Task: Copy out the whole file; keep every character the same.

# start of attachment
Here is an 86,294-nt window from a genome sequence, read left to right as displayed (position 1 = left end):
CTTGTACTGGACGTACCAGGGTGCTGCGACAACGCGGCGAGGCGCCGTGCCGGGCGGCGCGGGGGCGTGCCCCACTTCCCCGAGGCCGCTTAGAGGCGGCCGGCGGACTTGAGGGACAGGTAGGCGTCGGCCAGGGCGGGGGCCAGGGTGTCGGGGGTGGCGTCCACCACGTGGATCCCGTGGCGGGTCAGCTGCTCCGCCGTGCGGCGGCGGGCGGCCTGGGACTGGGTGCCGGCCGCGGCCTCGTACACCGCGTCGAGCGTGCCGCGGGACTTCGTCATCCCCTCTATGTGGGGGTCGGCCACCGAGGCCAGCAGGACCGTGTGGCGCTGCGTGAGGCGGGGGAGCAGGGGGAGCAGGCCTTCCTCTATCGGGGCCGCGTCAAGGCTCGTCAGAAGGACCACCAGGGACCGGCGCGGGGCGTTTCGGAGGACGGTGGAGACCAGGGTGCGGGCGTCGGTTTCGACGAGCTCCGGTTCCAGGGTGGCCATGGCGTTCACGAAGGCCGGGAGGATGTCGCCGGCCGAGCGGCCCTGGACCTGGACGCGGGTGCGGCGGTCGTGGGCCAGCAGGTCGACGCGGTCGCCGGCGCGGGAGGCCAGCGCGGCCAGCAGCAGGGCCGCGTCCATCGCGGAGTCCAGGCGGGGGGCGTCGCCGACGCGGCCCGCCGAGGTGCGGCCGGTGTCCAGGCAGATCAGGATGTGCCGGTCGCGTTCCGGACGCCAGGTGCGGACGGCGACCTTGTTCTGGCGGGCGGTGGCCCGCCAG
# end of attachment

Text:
Here is an 86,294-nt window from a genome sequence, read left to right as displayed (position 1 = left end):
CTTGTACTGGACGTACCAGGGTGCTGCGACAACGCGGCGAGGCGCCGTGCCGGGCGGCGCGGGGGCGTGCCCCACTTCCCCGAGGCCGCTTAGAGGCGGCCGGCGGACTTGAGGGACAGGTAGGCGTCGGCCAGGGCGGGGGCCAGGGTGTCGGGGGTGGCGTCCACCACGTGGATCCCGTGGCGGGTCAGCTGCTCCGCCGTGCGGCGGCGGGCGGCCTGGGACTGGGTGCCGGCCGCGGCCTCGTACACCGCGTCGAGCGTGCCGCGGGACTTCGTCATCCCCTCTATGTGGGGGTCGGCCACCGAGGCCAGCAGGACCGTGTGGCGCTGCGTGAGGCGGGGGAGCAGGGGGAGCAGGCCTTCCTCTATCGGGGCCGCGTCAAGGCTCGTCAGAAGGACCACCAGGGACCGGCGCGGGGCGTTTCGGAGGACGGTGGAGACCAGGGTGCGGGCGTCGGTTTCGACGAGCTCCGGTTCCAGGGTGGCCATGGCGTTCACGAAGGCCGGGAGGATGTCGCCGGCCGAGCGGCCCTGGACCTGGACGCGGGTGCGGCGGTCGTGGGCCAGCAGGTCGACGCGGTCGCCGGCGCGGGAGGCCAGCGCGGCCAGCAGCAGGGCCGCGTCCATCGCGGAGTCCAGGCGGGGGGCGTCGCCGACGCGGCCCGCCGAGGTGCGGCCGGTGTCCAGGCAGATCAGGATGTGCCGGTCGCGTTCCGGACGCCAGGTGCGGACGGCGACCTTGTTCTGGCGGGCGGTGGCCCGCCAG